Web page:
small girl experiencing eye strain due to phone usage
Children are unable to absorb the same amount of high energy, short-wavelength blue light that adults can (istock/kerkez)

 

Your Child’s Vision Can Suffer Even More Than Yours

 

As a parent, you want what’s best for your child. Dr. Gioia explained that anatomically, “Children are unable to absorb the same amount of high energy, short-wavelength blue light that adults can.” In layman’s terms, the cornea and crystalline lens behind the iris generally protect the retina from damage, but more blue light passes through a child’s protective lens instead of being absorbed by it. “Also,” she says, “when a child’s focal point is limited, his or her focusing muscle is constantly active, which is not natural or healthy long term, and can induce myopia [also known as nearsightedness].”

 

 

Tips and Advice From The Experts

 

Since the term “social distancing” is now part of our vernacular, consider “distancing” yourself from your device every 30 to 60 minutes to ensure better posture and less eye strain. If you’re an eye-drop addict, ditch the redness-reducing variety, which may make your eyes feel even worse. Dr. Gioia has also created a helpful article full of tips to relieve the pain associated with our newly-expanded digital habits. She covers everything from proper posture while working on the computer to the 20/20/20 rule recommended by the American Academy of Ophthalmology. In short, get in the habit of looking 20 feet away from your primary focal point for 20 seconds every 20 minutes. , warming eye masks, and microwaveable compresses also work wonders.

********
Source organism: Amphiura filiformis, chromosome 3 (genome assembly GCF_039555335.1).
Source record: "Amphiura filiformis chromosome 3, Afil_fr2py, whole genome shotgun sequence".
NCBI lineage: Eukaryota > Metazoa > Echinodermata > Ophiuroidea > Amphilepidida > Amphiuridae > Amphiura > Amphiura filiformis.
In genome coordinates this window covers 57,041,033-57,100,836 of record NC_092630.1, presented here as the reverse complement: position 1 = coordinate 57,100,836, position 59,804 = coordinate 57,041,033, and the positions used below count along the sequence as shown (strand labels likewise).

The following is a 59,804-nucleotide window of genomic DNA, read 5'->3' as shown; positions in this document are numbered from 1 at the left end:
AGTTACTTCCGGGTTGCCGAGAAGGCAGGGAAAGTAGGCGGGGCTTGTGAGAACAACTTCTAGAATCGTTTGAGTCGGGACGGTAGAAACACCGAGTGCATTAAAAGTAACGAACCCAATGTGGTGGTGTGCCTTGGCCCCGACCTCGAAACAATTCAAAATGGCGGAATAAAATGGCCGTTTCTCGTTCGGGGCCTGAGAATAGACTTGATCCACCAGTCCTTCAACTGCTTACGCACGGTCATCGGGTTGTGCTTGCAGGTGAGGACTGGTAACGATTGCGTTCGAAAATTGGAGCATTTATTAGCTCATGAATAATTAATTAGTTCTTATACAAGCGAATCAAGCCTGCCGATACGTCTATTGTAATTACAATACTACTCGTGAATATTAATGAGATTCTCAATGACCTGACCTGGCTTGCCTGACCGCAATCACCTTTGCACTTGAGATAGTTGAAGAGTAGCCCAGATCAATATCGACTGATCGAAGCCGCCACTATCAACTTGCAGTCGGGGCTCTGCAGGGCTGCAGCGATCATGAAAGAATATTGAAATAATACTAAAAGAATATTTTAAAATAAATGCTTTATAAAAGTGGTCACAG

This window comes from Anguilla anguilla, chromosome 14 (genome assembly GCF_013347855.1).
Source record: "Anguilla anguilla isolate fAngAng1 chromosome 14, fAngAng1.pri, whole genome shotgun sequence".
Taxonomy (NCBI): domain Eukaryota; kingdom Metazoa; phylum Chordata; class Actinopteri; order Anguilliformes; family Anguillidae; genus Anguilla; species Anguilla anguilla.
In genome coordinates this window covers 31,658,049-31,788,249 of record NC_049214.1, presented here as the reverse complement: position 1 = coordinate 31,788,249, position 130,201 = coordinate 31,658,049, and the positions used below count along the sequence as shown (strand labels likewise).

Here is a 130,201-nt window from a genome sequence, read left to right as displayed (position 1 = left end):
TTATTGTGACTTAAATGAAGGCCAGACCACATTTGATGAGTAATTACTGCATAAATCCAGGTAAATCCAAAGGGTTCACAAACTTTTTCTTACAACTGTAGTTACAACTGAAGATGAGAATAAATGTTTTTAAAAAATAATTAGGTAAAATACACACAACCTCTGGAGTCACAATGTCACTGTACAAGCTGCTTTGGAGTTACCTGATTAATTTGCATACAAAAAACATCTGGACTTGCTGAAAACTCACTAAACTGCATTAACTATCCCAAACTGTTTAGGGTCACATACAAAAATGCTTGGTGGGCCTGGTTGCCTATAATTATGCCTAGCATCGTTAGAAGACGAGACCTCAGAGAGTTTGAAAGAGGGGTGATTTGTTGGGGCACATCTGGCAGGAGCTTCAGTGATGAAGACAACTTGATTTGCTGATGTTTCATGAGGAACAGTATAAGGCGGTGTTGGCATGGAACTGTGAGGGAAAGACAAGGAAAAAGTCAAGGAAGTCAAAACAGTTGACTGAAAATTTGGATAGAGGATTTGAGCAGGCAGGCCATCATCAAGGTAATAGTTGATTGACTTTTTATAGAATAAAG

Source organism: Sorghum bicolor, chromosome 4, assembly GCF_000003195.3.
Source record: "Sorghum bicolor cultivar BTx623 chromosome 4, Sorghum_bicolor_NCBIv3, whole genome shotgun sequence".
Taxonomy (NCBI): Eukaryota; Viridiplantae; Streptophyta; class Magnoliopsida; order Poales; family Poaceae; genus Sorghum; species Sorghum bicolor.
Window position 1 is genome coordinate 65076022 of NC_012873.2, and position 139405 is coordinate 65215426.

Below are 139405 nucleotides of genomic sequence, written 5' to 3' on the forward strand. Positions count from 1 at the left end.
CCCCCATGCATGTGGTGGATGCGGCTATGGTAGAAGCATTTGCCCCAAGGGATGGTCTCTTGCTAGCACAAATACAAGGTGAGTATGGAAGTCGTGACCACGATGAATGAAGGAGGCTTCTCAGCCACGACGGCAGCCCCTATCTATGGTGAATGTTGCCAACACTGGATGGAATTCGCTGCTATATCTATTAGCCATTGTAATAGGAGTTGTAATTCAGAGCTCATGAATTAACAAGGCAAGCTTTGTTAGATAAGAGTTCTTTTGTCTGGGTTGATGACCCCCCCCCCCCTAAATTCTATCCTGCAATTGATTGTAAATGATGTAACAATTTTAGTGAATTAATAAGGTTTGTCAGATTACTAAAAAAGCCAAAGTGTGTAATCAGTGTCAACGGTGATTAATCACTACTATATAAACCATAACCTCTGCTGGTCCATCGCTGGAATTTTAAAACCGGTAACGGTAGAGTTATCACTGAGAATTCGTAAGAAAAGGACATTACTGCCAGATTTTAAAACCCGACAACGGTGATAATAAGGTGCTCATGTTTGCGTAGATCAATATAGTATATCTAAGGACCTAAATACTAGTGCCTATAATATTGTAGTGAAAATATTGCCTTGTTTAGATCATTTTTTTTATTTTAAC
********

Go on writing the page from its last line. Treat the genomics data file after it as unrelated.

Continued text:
If your eyes are generally healthy, and you’re not experiencing symptoms of degraded vision, schedule routine eye exams yearly for yourself, and follow your healthcare provider’s recommendations for your children. But if your eyes are excessively dry, don’t work in tandem with one another, or seem unable to focus, it’s time to seek your optometrist’s help. “Dry eye syndrome, convergence insufficiency, and accommodative (focusing) instability” can only be diagnosed by your doctor.

 

Our Beauty Advisors (aestheticians, facialists, makeup artists, and beauty professionals) recommend the AZN Labs Eye Patches to soothe the areas around your eyes.

 

AZN Labs hydrogel eye patches
AZN Labs Hydrogel Eye Patches have the award winning formula with Astaxanthin (launched at 2019 Oscars & Emmys)

 


Author:

Tracy Teel
Tracy Teel

Tracy Ann Teel is a full-time freelance writer and the owner of Finesse Writing and Editing LLC. She’s a tutorial writer for San Francisco Globe’s beauty platform, FierceLeague.com, covering everything from skin and hair care to makeup and nail art. She writes for skincare companies, dermatologists, and cosmetic surgeons, and proudly taught at her MFA alma mater, the University of California Irvine, as a member of their adjunct faculty in English. She’s been a textbook reviewer for Prentice Hall, been recognized three consecutive years in the Who’s Who Among America’s Teachers, and has written professionally for 30+ years. Her poetry chapbook Such Dust was published by Finishing Line Press, and her work has appeared in Alaska Quarterly Review, Rattle, Pearl, Kaleidoscope, and Lake Arrowhead Life.